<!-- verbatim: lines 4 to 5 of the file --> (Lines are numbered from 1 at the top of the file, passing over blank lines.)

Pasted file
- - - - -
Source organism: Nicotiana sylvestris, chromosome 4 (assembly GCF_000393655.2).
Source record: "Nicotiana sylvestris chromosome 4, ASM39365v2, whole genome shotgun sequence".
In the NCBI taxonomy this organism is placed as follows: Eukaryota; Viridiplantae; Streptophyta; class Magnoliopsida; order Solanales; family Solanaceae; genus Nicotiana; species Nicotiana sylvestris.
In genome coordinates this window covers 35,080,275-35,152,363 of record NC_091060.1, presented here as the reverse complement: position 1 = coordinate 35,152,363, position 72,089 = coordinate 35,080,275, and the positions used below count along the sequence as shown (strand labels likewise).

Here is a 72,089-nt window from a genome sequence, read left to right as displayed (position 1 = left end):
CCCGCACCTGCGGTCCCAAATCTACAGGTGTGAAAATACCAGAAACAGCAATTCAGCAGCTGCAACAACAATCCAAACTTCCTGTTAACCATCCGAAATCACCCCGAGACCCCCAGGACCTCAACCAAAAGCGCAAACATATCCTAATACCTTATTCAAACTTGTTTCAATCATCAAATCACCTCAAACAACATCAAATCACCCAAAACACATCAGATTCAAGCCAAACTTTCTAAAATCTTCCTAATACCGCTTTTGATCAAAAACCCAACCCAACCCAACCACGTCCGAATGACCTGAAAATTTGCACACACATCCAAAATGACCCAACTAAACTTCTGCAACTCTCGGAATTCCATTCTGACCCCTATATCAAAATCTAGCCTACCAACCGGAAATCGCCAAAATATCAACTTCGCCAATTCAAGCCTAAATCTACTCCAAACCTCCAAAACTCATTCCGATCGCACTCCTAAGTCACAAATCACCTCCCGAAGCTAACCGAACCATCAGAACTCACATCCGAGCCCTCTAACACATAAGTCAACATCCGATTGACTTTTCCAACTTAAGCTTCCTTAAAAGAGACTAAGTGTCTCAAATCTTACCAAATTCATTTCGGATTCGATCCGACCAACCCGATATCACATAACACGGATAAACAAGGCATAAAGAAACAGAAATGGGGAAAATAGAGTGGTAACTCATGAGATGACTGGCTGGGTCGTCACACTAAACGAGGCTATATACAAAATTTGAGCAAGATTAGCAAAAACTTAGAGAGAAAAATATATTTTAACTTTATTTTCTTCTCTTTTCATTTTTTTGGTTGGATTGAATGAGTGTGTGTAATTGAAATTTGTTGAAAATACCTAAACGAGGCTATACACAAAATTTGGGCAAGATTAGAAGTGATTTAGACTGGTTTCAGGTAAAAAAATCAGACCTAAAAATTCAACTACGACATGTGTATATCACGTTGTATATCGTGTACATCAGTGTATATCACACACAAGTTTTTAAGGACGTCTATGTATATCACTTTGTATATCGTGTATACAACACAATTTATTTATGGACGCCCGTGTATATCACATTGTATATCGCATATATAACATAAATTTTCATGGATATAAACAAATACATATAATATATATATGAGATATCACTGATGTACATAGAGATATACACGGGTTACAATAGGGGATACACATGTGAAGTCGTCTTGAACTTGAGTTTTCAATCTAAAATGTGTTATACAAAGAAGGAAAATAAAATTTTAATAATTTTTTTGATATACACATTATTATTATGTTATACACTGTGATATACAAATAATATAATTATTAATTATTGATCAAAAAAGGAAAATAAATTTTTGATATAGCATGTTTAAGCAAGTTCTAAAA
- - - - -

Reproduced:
In genome coordinates this window covers 35,080,275-35,152,363 of record NC_091060.1, presented here as the reverse complement: position 1 = coordinate 35,152,363, position 72,089 = coordinate 35,080,275, and the positions used below count along the sequence as shown (strand labels likewise).

Here is a 72,089-nt window from a genome sequence, read left to right as displayed (position 1 = left end):